This information regarding Noongar history and culture has been collated from a range of available sources provided, to share Indigenous connections to country. Information provided refers specifically to the Whadjuk region of Noongar land, and encompasses Perth. Such knowledge, or kaartdijin, of country is important to understanding and celebrating Perth’s amazing biodiversity.

This information as well as helpful links will allow you to learn more about the Indigenous history of Perth and demonstrate the significance of the land on which we live. Our greatest respect goes towards past present and future elders as well as all Noongar peoples who continue to maintain and share their knowledge of country (boodja).

Throughout this website,we have maintained the spelling as Noongar, and we respectfully include all people in the South-West.


What does ‘Noongar’ mean?

The term ‘Noongar’ refers to the First Nation peoples of the south-west of Western Australia and means “river/coastal person or person originating from the edge of the bush”. Noongar country ranges from Jurien Bay to between Bremer Bay and Esperance and extends inland as far as north Moora; within which there are 14 different dialectal groups. Perth as it is known today falls inside the Whadjuk region.

Whilst the Noongar dialect is regarded as one language there are different pronunciations and spellings of words e.g. Noongar, Nyungar, Nyoongar, Nyoongah, Nyungah, Nyugah, Yungar and Noonga.


Map of Noongar country in the south-west of Western Australia from Whadjuk Walking trails.



Where does Perth fall within Noongar land?

TheWhadjuk region spans a total of 5,580kms of Noongar land, as well as extending past the shore line and encompasses islands off of the coast including, Carnac Island (Ngooloormayup), Rottnest Island (Wadjemup) and Garden Island (Meeandip). Within the Whadjuk landscape are the districts of Perth, Fremantle, Joondalup, Armadale, Toodjay, Bullsbrook and Chidlow.


This area is also imbued with Noongar stories and spirituality, with the environment not merely acting as a background setting but a central character within the narratives, personified and alive, as for Noongar people the land is an inseparable part of identity. For Noongar people the creation period, or ‘Nyitting’, involved the ascension of spirits from the earth and sky, specifically the ‘Waugal’, the Dreamtime Serpent.  Often also referred to as the “Rainbow serpent”, the Waugalis said to have risen from Ga-ra-katta, now recognised as Mt. Eliza (located at the foot of Kings Park), and is the central spirit within the Noongar belief system. The Waugal’smovements across the landscape are said to have shaped dunes, hills and carved out freshwater rivers, swamps and lakes.

Birds-eye view of the Swan River, Perth (2009) – reproduced with permission from Michael Abicare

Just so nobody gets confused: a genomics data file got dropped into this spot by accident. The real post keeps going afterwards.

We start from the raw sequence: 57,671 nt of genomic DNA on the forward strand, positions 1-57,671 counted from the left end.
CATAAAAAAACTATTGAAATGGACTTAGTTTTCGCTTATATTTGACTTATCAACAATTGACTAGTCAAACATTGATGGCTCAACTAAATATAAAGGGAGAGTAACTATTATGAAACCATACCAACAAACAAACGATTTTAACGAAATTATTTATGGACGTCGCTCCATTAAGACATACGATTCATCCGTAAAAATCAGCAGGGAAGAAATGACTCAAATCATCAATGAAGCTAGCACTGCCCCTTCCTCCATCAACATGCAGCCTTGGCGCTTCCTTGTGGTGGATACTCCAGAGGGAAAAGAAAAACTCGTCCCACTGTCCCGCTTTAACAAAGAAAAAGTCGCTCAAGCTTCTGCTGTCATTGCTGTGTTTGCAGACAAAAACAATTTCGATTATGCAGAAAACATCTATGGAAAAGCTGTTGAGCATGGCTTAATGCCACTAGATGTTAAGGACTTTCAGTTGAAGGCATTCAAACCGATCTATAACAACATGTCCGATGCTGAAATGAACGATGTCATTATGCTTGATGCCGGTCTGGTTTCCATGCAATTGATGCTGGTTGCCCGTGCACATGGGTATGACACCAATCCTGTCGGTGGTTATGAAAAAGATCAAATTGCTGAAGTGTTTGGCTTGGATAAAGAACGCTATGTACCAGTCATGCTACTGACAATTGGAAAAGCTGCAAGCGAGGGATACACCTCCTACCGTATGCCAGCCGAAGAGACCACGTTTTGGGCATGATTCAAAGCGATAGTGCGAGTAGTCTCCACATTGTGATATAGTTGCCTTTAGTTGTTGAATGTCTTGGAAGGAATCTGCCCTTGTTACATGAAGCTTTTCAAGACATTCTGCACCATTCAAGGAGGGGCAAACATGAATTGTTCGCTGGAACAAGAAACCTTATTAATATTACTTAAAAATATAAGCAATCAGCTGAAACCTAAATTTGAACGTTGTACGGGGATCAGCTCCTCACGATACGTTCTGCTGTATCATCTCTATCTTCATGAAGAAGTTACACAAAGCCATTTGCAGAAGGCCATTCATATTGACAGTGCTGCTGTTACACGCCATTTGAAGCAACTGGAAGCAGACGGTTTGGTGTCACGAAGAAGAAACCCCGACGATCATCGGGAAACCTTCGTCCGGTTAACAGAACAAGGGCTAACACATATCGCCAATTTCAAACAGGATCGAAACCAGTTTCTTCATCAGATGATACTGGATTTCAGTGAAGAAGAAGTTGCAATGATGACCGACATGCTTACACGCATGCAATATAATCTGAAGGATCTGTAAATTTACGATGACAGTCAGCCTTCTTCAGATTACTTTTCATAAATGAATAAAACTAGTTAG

Noongar culture & connections to country?

Noongar culture and identity are strongly tied to the three pillars of, country ‘boodja’, family ‘moort’and knowledge ‘kaartdijin’.  To Noongar people country is more than a physical landscape it is recognised to have its own consciousness and is understood to need a personal and ongoing relationship with the people who live on, and with it.

“The land is lonely because there is no-one to look after it rather than breathing easy because it has not been abused by humans”

– Catherine Laudine (in ‘Contemporary Aboriginal voices’)

Itis this spiritual connection to ‘boodja’that guides the use of land and its resources. Noongar people recognise the importance of human involvement within the natural world.

TheBoonarWaginy: The Trees Speak festival at Kings Park, 2019 – reproduced with permission from Rachel Barrett


Biodiversity within the Whadjuk region?

The south-west of Western Australia is globally recognised as a biodiversity hotspot,and yet many people residing in Perth and its surrounds fail to recognise the immense biodiversity that encircles them, even within the now urbanised landscape. In particular the Perth wetlands have all demonstrated to directly or indirectly support the wildlife within the area; that being 2,100 plants species, 15 amphibian species, 156 species of native birds and 71 reptile species.The Perth wetlands, located on the Swan Coastal Plain (Beeliar, Hyde Park, Chelodina etc.) are predicted to be only a remaining 10% of what was once found within the region.Many of Perth’s wetlands have cultural significance to Noongar people; with archaeological remains indicating art work, engravings and burial sites close to existing and pre-existing wetlands.

Native flora of Perth (2015) – reproduced with permission from Jana Schreier


Where are Indigenous sites of significance in Perth?